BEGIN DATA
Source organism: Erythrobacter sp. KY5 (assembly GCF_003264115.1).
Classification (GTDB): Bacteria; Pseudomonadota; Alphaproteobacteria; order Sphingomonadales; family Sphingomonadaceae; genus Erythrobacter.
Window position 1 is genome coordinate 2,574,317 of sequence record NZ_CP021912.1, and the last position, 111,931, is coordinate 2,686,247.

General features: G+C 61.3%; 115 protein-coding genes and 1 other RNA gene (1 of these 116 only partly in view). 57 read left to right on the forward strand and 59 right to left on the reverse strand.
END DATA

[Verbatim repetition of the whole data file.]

Source organism: Erythrobacter sp. KY5 (assembly GCF_003264115.1).
Classification (GTDB): Bacteria; Pseudomonadota; Alphaproteobacteria; order Sphingomonadales; family Sphingomonadaceae; genus Erythrobacter.
Window position 1 is genome coordinate 2,574,317 of sequence record NZ_CP021912.1, and the last position, 111,931, is coordinate 2,686,247.

General features: G+C 61.3%; 115 protein-coding genes and 1 other RNA gene (1 of these 116 only partly in view). 57 read left to right on the forward strand and 59 right to left on the reverse strand.